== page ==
Daydreaming, Why It's Important

Great Article by Clive Thompson on Daydreaming, check out Wired for more great articles.

Your mind will probably wander while you read this article. Don’t worry, I won’t be offended.

Our modern info-culture lionizes those who possess laserlike focus, particularly at work. Drifting off into a reverie is considered the enemy of productivity, which is partly why some companies control employee access to the Internet. They don’t want the Doctor Who Wikipedia page to trigger a 15-minute woolgathering session.

But what if we’re wrong about daydreaming? What if it’s crucial to solving problems in our personal lives and at work?

Brain scientists are beginning to suspect that it is. And if they’re right, we might need to rethink the way we work — perhaps even develop tools that actually encourage mental drift.

For years, brain scientists viewed a wandering mind as merely a lapse in cognition. But recent studies have found that we lose concentration shockingly often. A 2007 study by Michael Kane of the University of North Carolina found that our minds drift away from our tasks fully one-third of the time. And this suggests that daydreaming can actually be useful — because if it were such a bad thing, it’s unlikely that we’d do it so often.

Why do our minds wander? Brain-scanning technology has uncovered some clues. It turns out that when your mind drifts, your temporal lobes — which are associated with processing long-term memories — become busier. So when you float off into a reverie, you’re actually doing important data-storage work.

Daydreaming isn’t just the mind’s way of processing information, though. Other scans have found that the wandering mind also utilizes the prefrontal cortex, the part of our brain that’s involved in problem-solving. The upshot, says Jonathan Schooler, a professor of psychology at UC Santa Barbara who is studying this area, is that your idling mind is likely doing deeply creative work, tackling your hairiest long-term tasks — projects you’ve been trying to address for months, the arc of your career, the state of your marriage. “Mind-wandering is actually a very involved task,” Schooler says. “You leave the here and now and focus on more remote concerns that nevertheless might be more important. We’ve been focusing on the downside of this, but we need to think about the upside.”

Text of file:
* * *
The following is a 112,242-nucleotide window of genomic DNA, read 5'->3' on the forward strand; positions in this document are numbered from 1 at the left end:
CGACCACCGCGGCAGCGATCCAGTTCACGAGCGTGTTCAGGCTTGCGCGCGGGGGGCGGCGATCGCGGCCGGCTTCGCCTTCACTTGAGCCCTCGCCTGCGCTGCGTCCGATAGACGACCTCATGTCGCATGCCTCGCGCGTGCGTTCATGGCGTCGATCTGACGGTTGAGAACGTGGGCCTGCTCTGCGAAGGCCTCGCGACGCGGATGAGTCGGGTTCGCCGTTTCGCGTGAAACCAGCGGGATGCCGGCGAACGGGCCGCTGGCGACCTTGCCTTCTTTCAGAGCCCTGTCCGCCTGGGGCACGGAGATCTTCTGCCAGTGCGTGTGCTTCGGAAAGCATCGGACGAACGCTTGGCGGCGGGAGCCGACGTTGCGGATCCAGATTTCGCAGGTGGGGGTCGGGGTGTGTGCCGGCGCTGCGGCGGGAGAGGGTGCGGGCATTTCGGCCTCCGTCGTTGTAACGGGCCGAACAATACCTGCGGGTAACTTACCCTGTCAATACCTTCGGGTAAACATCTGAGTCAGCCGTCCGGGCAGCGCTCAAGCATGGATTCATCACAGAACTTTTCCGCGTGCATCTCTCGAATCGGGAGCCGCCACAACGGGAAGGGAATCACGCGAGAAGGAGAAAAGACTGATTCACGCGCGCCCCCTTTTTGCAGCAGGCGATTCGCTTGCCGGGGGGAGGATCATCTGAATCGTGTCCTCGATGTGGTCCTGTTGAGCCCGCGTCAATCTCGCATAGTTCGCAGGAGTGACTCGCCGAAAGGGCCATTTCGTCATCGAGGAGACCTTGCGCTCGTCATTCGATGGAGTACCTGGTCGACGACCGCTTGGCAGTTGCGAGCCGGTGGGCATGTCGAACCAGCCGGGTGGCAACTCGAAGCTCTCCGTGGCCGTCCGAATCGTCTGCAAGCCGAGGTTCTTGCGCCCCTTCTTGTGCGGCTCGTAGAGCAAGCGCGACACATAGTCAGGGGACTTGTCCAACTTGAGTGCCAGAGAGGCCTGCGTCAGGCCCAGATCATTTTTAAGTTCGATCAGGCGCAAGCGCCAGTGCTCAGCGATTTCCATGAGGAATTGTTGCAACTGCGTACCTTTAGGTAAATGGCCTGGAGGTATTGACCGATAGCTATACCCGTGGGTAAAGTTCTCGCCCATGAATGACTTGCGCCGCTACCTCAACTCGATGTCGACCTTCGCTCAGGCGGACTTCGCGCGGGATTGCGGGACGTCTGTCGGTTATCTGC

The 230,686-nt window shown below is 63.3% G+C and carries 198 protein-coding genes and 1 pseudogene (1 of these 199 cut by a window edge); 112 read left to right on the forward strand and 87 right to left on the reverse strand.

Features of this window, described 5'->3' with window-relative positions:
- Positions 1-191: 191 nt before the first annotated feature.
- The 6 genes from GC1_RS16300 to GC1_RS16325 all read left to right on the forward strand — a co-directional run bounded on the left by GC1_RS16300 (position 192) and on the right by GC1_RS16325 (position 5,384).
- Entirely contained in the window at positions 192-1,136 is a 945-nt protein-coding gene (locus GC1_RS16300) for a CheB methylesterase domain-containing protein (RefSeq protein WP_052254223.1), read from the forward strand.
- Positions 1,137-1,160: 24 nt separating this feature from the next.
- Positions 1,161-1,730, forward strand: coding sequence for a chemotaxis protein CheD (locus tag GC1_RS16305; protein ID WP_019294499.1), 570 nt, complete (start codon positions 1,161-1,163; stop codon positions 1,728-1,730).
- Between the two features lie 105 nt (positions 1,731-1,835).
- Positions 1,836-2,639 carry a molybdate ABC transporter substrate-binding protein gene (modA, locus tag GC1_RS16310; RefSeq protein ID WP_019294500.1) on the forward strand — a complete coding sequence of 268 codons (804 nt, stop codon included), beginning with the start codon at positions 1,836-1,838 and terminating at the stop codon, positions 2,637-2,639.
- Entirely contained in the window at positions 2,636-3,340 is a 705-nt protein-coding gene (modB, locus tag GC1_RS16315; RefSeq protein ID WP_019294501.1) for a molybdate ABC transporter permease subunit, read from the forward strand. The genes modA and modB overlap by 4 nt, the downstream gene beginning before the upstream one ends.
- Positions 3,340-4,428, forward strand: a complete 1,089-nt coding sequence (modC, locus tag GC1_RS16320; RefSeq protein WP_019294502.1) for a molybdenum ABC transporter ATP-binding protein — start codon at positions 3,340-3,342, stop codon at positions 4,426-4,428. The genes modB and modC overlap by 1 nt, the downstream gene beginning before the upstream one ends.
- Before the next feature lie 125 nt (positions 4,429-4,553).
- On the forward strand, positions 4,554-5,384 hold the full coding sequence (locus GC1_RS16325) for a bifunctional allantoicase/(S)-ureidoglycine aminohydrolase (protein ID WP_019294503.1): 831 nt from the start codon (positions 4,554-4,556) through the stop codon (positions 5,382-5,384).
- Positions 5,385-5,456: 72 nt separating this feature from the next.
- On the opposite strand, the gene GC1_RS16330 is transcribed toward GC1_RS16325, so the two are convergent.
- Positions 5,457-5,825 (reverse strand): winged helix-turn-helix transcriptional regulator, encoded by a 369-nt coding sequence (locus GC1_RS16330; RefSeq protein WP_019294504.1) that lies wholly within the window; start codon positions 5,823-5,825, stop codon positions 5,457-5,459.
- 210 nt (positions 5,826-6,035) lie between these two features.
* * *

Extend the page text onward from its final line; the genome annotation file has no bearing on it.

Indeed, Schooler suspects that research like his explains why so many “aha” moments occur when we’re drifting — like Archimedes in the tub.

If he’s right, we ought to think about redesigning the way we work. Modern productivity software is made to minimize mental drift. We ruthlessly track our progress on each task, click off to-do lists, design our workdays with Google-Calendered five-minute-increment meetings.

How about designing software that optimizes daydreaming? For example, one problem with drifting is that we’re often unaware we’re doing it. We can hit upon a cool idea but never even realize it. Imagine an app that randomly pings you to see if your mind is wandering — and if it is, lets you record what you’re thinking about. “It’d be like a personal shrink,” Schooler jokes — a way to strip away the crud of daily work and learn what your brain’s real priorities are.

Granted, most scientists think that if you really want to let your mind roam, you need to engage in a nondemanding task, like going for a three-hour walk.

Most jobs don’t allow that, of course. That’s why I’ve begun to think that the “social” Internet has become a rough substitute. If your boss is trying to force you to focus on PowerPoint and Word documents, you might gravitate to mentally discursive, floaty experiences — the idle surfing of Facebook updates, Wikipedia entries, YouTube videos, casual games like Bejeweled. Maybe these things aren’t so much time sucks as desperate attempts by our brains to decouple from the go-go-go machine and head off on its own.

It’s just a thought. Pin It

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